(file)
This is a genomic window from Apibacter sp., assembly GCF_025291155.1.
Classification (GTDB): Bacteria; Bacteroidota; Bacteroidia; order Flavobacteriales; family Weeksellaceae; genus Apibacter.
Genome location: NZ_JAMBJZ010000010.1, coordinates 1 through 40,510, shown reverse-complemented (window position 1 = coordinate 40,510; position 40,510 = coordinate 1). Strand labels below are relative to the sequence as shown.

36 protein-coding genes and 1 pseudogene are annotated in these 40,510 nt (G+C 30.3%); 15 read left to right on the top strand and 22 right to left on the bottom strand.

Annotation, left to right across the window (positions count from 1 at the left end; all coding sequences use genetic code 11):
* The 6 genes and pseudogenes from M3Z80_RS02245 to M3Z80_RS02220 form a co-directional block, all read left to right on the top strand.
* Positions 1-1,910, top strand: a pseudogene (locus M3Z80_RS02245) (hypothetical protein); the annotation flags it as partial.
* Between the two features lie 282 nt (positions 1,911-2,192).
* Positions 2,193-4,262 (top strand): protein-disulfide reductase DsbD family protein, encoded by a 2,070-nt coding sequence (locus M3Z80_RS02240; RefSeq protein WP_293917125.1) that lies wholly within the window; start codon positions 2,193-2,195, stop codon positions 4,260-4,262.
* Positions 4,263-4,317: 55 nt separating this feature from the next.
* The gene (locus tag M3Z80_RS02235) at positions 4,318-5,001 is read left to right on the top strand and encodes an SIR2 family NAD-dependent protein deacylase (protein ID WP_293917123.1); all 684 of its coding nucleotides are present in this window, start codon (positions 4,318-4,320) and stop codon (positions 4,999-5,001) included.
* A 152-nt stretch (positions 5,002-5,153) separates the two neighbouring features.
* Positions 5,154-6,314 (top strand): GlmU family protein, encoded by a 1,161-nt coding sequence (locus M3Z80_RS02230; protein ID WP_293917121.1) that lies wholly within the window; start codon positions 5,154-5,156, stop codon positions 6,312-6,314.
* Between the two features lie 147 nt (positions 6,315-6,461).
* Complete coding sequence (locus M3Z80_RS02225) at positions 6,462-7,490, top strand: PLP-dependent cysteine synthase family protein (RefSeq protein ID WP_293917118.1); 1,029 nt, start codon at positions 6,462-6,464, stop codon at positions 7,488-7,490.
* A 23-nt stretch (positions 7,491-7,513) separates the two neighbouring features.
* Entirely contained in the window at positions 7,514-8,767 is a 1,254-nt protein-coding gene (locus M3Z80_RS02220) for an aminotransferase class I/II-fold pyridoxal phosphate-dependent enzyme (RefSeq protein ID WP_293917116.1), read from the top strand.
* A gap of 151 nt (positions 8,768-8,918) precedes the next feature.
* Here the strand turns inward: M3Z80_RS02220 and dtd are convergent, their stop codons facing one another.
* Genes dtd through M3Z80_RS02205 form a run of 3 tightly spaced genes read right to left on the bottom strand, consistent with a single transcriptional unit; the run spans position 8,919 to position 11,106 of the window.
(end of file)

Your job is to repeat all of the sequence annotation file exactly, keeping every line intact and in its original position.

This is a genomic window from Apibacter sp., assembly GCF_025291155.1.
Classification (GTDB): Bacteria; Bacteroidota; Bacteroidia; order Flavobacteriales; family Weeksellaceae; genus Apibacter.
Genome location: NZ_JAMBJZ010000010.1, coordinates 1 through 40,510, shown reverse-complemented (window position 1 = coordinate 40,510; position 40,510 = coordinate 1). Strand labels below are relative to the sequence as shown.

36 protein-coding genes and 1 pseudogene are annotated in these 40,510 nt (G+C 30.3%); 15 read left to right on the top strand and 22 right to left on the bottom strand.

Annotation, left to right across the window (positions count from 1 at the left end; all coding sequences use genetic code 11):
* The 6 genes and pseudogenes from M3Z80_RS02245 to M3Z80_RS02220 form a co-directional block, all read left to right on the top strand.
* Positions 1-1,910, top strand: a pseudogene (locus M3Z80_RS02245) (hypothetical protein); the annotation flags it as partial.
* Between the two features lie 282 nt (positions 1,911-2,192).
* Positions 2,193-4,262 (top strand): protein-disulfide reductase DsbD family protein, encoded by a 2,070-nt coding sequence (locus M3Z80_RS02240; RefSeq protein WP_293917125.1) that lies wholly within the window; start codon positions 2,193-2,195, stop codon positions 4,260-4,262.
* Positions 4,263-4,317: 55 nt separating this feature from the next.
* The gene (locus tag M3Z80_RS02235) at positions 4,318-5,001 is read left to right on the top strand and encodes an SIR2 family NAD-dependent protein deacylase (protein ID WP_293917123.1); all 684 of its coding nucleotides are present in this window, start codon (positions 4,318-4,320) and stop codon (positions 4,999-5,001) included.
* A 152-nt stretch (positions 5,002-5,153) separates the two neighbouring features.
* Positions 5,154-6,314 (top strand): GlmU family protein, encoded by a 1,161-nt coding sequence (locus M3Z80_RS02230; protein ID WP_293917121.1) that lies wholly within the window; start codon positions 5,154-5,156, stop codon positions 6,312-6,314.
* Between the two features lie 147 nt (positions 6,315-6,461).
* Complete coding sequence (locus M3Z80_RS02225) at positions 6,462-7,490, top strand: PLP-dependent cysteine synthase family protein (RefSeq protein ID WP_293917118.1); 1,029 nt, start codon at positions 6,462-6,464, stop codon at positions 7,488-7,490.
* A 23-nt stretch (positions 7,491-7,513) separates the two neighbouring features.
* Entirely contained in the window at positions 7,514-8,767 is a 1,254-nt protein-coding gene (locus M3Z80_RS02220) for an aminotransferase class I/II-fold pyridoxal phosphate-dependent enzyme (RefSeq protein ID WP_293917116.1), read from the top strand.
* A gap of 151 nt (positions 8,768-8,918) precedes the next feature.
* Here the strand turns inward: M3Z80_RS02220 and dtd are convergent, their stop codons facing one another.
* Genes dtd through M3Z80_RS02205 form a run of 3 tightly spaced genes read right to left on the bottom strand, consistent with a single transcriptional unit; the run spans position 8,919 to position 11,106 of the window.